TAEP: TPI continues record pace, but threatened by falling oil prices

The Texas Petro Index (TPI), a composite index based on a comprehensive group of upstream economic indicators released by the Texas Alliance of Energy Producers (TAEP), continued on its record pace in September, reaching a score of 312.3, up 6% compared with September 2013.

The Texas Petro Index (TPI), a composite index based on a comprehensive group of upstream economic indicators released by the Texas Alliance of Energy Producers (TAEP), continued on its record pace in September, reaching a score of 312.3, up 6% compared with September 2013.

Crude oil production in Texas totaled an estimated 94 million bbl, 23.6% more than in September 2013. With crude oil prices in September averaging $89.57/bbl, the value of Texas-produced crude oil totaled nearly $8.4 billion, 7.6% more than in September 2013.

Estimated Texas natural gas production reached 680.2 bcf, a meager year-over-year monthly increase of 0.3%. With natural gas prices in September averaging $3.92/Mcf, the value of Texas-produced gas increased 13.3% to $2.66 billion.

The Baker Hughes Inc. count of active drilling rigs in Texas averaged 902, increasing 7.8% from 837 active rigs in September 2013. Drilling activity in Texas peaked in September 2008 at a monthly average of 946 rigs before falling to a trough of 329 in June 2009. During the current economic expansion, the statewide average monthly rig count peaked at 932 in May and June 2012.

The number of Texans on oil and gas industry payrolls averaged a record 309,400, 9% more than in September 2013, according to statistical methods based upon Texas Workforce Commission estimates. Upstream oil and gas industry employment in Texas has increased steadily since falling to a nadir of 179,200 in October 2009. During the previous growth cycle, industry employment peaked at 223,200 in November 2008.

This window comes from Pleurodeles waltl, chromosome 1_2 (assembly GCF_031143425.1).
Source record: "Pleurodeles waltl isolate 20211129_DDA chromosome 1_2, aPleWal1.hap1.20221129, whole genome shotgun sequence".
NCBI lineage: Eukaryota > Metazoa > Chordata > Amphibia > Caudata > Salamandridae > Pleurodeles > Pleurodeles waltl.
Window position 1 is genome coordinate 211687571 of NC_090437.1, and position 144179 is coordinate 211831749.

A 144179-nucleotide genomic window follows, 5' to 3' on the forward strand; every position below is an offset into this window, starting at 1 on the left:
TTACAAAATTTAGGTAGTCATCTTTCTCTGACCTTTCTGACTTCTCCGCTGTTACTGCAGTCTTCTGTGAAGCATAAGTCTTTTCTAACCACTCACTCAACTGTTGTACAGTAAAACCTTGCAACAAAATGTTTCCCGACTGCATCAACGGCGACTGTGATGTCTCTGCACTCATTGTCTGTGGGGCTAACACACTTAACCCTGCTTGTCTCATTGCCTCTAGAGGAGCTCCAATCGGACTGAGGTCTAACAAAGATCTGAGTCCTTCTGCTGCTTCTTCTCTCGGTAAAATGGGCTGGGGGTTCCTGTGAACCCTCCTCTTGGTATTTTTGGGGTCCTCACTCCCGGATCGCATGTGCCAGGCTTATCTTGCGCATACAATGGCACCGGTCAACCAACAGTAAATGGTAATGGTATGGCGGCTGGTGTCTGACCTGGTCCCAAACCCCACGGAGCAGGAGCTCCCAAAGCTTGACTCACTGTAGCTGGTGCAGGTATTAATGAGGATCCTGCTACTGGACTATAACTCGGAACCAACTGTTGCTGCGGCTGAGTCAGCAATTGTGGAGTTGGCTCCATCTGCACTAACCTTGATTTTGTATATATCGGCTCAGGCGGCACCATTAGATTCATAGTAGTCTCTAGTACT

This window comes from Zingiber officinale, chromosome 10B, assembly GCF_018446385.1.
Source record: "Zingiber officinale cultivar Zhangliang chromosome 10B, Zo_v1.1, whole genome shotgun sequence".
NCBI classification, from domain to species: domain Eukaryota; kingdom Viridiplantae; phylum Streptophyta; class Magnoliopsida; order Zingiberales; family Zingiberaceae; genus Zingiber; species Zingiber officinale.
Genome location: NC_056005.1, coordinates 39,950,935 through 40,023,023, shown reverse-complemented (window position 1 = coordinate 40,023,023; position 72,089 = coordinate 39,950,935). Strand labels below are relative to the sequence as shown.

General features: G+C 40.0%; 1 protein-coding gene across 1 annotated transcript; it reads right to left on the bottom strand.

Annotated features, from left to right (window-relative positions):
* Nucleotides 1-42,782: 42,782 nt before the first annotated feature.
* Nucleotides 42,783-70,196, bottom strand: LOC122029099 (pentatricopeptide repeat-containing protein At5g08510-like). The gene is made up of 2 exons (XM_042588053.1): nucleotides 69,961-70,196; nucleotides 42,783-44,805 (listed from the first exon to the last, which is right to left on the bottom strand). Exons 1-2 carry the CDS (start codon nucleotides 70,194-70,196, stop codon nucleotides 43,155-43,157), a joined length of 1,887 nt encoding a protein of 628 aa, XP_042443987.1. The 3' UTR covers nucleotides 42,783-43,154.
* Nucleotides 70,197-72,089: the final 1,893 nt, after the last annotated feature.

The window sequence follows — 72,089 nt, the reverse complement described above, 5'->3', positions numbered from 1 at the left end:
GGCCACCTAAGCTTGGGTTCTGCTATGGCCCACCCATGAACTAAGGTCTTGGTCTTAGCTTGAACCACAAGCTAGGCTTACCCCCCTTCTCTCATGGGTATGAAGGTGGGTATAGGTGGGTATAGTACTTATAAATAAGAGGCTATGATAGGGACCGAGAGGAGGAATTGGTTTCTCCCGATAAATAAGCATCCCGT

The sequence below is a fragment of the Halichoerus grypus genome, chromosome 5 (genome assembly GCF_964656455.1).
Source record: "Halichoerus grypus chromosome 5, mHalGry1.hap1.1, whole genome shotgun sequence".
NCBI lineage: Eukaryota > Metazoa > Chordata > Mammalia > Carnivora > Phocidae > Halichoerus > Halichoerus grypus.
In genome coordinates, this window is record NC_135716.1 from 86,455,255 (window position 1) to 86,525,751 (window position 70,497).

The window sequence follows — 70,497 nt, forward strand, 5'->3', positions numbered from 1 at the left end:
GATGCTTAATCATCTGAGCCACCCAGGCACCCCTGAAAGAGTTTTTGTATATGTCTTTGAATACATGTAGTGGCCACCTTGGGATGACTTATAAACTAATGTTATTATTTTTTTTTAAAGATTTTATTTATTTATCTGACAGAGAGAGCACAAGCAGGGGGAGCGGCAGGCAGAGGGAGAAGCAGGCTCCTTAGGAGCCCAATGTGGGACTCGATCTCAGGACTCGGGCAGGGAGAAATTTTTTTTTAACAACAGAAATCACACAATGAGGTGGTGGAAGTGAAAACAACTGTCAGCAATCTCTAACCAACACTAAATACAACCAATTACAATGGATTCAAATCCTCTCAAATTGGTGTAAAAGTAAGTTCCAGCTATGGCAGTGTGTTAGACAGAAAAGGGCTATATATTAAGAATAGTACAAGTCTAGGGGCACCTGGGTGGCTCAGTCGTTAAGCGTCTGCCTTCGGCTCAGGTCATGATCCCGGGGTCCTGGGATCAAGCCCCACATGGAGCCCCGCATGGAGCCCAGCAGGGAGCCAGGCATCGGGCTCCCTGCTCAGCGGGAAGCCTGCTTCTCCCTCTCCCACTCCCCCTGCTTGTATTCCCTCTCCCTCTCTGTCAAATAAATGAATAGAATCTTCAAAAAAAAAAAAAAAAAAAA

Impact of falling oil prices

Karr Ingham, economist and TPI creator, however, noted that the latest record-setting month was overshadowed in October by falling crude prices, which ended the month at about $78/bbl.

“Clearly the decline of oil prices suggests the current expansion of oil and gas drilling and development activity that began in January 2010 might be about to come to an end,” Ingham said. “Any slowdown—and the depth and length of that slowdown—will depend entirely upon how far prices fall and how long they remain relatively low.

“But remember, the oil price decline is neither accidental nor random,” he added. “It is the result of the spectacular crude oil production increases achieved by operators in Texas and all across North America in recent years, with assistance from sluggish economic conditions keeping a lid on energy demand growth.”

Ingham emphasized that the markets are operating as they should, as high prices have stimulated additional production, which in turn has given way to lower prices, benefitting consumers.

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